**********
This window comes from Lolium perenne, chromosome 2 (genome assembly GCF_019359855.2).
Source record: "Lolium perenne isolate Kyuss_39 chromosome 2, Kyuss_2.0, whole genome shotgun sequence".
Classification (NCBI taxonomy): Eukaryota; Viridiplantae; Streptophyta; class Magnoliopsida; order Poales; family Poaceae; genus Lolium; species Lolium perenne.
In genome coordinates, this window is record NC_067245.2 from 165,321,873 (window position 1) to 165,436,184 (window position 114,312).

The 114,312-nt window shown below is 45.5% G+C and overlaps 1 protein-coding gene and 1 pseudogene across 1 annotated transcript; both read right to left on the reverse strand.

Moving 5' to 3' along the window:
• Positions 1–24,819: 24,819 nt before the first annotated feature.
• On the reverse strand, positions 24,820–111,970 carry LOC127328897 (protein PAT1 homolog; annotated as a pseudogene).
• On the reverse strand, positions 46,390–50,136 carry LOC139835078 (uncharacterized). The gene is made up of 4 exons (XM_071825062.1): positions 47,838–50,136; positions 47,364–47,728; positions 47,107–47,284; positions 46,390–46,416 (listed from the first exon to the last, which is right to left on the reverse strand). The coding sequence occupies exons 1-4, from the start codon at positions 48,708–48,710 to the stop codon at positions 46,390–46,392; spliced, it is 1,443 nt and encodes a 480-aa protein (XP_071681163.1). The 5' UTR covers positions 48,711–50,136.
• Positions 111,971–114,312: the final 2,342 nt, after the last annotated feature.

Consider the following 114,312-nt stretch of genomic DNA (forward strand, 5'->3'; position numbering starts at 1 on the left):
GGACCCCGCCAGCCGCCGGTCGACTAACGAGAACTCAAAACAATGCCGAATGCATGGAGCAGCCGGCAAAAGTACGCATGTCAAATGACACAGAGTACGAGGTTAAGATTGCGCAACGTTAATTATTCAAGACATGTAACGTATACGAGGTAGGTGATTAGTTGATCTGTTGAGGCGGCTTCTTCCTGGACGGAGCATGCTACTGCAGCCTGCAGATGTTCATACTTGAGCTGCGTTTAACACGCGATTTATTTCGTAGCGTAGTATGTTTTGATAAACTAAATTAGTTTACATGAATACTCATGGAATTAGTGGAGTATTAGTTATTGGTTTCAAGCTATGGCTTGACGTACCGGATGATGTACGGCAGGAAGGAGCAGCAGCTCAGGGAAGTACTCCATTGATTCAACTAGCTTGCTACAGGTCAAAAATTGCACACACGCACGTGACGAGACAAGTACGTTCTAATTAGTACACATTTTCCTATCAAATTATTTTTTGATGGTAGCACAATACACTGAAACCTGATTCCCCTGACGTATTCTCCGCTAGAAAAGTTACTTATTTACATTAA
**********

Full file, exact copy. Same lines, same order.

This window comes from Lolium perenne, chromosome 2 (genome assembly GCF_019359855.2).
Source record: "Lolium perenne isolate Kyuss_39 chromosome 2, Kyuss_2.0, whole genome shotgun sequence".
Classification (NCBI taxonomy): Eukaryota; Viridiplantae; Streptophyta; class Magnoliopsida; order Poales; family Poaceae; genus Lolium; species Lolium perenne.
In genome coordinates, this window is record NC_067245.2 from 165,321,873 (window position 1) to 165,436,184 (window position 114,312).

The 114,312-nt window shown below is 45.5% G+C and overlaps 1 protein-coding gene and 1 pseudogene across 1 annotated transcript; both read right to left on the reverse strand.

Moving 5' to 3' along the window:
• Positions 1–24,819: 24,819 nt before the first annotated feature.
• On the reverse strand, positions 24,820–111,970 carry LOC127328897 (protein PAT1 homolog; annotated as a pseudogene).
• On the reverse strand, positions 46,390–50,136 carry LOC139835078 (uncharacterized). The gene is made up of 4 exons (XM_071825062.1): positions 47,838–50,136; positions 47,364–47,728; positions 47,107–47,284; positions 46,390–46,416 (listed from the first exon to the last, which is right to left on the reverse strand). The coding sequence occupies exons 1-4, from the start codon at positions 48,708–48,710 to the stop codon at positions 46,390–46,392; spliced, it is 1,443 nt and encodes a 480-aa protein (XP_071681163.1). The 5' UTR covers positions 48,711–50,136.
• Positions 111,971–114,312: the final 2,342 nt, after the last annotated feature.

Consider the following 114,312-nt stretch of genomic DNA (forward strand, 5'->3'; position numbering starts at 1 on the left):
GGACCCCGCCAGCCGCCGGTCGACTAACGAGAACTCAAAACAATGCCGAATGCATGGAGCAGCCGGCAAAAGTACGCATGTCAAATGACACAGAGTACGAGGTTAAGATTGCGCAACGTTAATTATTCAAGACATGTAACGTATACGAGGTAGGTGATTAGTTGATCTGTTGAGGCGGCTTCTTCCTGGACGGAGCATGCTACTGCAGCCTGCAGATGTTCATACTTGAGCTGCGTTTAACACGCGATTTATTTCGTAGCGTAGTATGTTTTGATAAACTAAATTAGTTTACATGAATACTCATGGAATTAGTGGAGTATTAGTTATTGGTTTCAAGCTATGGCTTGACGTACCGGATGATGTACGGCAGGAAGGAGCAGCAGCTCAGGGAAGTACTCCATTGATTCAACTAGCTTGCTACAGGTCAAAAATTGCACACACGCACGTGACGAGACAAGTACGTTCTAATTAGTACACATTTTCCTATCAAATTATTTTTTGATGGTAGCACAATACACTGAAACCTGATTCCCCTGACGTATTCTCCGCTAGAAAAGTTACTTATTTACATTAA